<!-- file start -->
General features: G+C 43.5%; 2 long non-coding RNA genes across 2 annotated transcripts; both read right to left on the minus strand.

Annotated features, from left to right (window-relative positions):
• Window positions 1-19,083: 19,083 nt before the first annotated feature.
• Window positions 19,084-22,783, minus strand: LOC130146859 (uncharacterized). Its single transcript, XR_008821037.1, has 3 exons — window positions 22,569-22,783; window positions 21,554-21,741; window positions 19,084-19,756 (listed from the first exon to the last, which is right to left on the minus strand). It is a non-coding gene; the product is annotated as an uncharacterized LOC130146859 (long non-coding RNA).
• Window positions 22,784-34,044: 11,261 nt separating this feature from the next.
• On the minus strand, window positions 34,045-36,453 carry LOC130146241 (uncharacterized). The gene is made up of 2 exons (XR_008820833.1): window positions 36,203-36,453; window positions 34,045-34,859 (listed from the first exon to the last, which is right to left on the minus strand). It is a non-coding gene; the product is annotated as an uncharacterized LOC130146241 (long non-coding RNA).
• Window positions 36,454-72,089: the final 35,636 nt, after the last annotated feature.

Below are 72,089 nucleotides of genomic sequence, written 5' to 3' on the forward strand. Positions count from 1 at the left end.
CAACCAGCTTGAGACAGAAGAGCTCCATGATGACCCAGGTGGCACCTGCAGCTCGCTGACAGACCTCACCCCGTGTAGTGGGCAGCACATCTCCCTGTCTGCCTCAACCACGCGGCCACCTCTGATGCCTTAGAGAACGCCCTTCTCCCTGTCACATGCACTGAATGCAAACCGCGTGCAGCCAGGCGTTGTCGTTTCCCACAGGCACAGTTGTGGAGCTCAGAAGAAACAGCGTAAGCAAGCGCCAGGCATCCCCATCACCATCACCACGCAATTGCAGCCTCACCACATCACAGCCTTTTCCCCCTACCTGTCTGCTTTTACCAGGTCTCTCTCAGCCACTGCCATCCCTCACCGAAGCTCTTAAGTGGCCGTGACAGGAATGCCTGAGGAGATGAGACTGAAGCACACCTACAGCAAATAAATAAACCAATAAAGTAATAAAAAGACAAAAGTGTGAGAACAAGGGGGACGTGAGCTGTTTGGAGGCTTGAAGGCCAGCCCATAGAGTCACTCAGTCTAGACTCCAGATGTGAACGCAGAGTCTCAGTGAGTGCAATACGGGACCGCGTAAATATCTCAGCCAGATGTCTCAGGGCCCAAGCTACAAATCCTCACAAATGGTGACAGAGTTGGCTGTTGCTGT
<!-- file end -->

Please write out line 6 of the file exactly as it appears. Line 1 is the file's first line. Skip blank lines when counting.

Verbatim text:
• On the minus strand, window positions 34,045-36,453 carry LOC130146241 (uncharacterized). The gene is made up of 2 exons (XR_008820833.1): window positions 36,203-36,453; window positions 34,045-34,859 (listed from the first exon to the last, which is right to left on the minus strand). It is a non-coding gene; the product is annotated as an uncharacterized LOC130146241 (long non-coding RNA).